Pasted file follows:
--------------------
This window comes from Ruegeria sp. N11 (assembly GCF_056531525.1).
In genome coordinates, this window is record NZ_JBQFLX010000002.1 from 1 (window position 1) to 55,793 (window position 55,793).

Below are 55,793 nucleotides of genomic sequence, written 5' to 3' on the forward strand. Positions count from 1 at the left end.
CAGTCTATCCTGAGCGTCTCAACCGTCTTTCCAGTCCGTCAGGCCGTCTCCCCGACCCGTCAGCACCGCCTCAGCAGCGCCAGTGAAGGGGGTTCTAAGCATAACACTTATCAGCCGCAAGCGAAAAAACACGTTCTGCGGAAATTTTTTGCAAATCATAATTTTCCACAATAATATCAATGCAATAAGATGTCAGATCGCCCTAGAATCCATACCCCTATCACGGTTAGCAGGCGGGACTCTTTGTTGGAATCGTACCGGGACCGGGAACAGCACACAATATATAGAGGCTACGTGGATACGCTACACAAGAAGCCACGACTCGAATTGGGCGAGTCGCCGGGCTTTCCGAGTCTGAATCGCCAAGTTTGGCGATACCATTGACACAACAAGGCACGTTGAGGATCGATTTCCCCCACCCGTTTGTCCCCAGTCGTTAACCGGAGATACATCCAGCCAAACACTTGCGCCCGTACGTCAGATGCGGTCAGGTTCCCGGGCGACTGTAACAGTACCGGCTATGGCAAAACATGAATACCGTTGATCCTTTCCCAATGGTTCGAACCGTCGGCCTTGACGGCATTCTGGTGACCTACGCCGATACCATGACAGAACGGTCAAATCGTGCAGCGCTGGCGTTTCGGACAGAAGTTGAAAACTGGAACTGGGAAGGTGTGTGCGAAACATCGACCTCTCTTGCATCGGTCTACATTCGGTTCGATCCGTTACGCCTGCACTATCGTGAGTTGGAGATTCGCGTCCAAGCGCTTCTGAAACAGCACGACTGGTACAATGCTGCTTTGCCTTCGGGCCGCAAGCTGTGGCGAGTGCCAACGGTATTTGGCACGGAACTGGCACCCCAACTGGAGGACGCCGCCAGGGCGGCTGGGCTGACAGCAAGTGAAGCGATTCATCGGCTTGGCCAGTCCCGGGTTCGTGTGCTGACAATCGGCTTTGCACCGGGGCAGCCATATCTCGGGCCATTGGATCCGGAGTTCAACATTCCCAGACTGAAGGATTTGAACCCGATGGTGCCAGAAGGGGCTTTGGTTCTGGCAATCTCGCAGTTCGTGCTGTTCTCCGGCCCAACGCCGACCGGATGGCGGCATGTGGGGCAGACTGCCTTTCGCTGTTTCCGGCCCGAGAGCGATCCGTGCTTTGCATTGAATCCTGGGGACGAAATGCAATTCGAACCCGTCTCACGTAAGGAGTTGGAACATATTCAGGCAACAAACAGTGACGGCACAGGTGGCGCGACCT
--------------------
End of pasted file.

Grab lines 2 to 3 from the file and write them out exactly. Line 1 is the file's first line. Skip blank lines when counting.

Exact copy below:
In genome coordinates, this window is record NZ_JBQFLX010000002.1 from 1 (window position 1) to 55,793 (window position 55,793).

Below are 55,793 nucleotides of genomic sequence, written 5' to 3' on the forward strand. Positions count from 1 at the left end.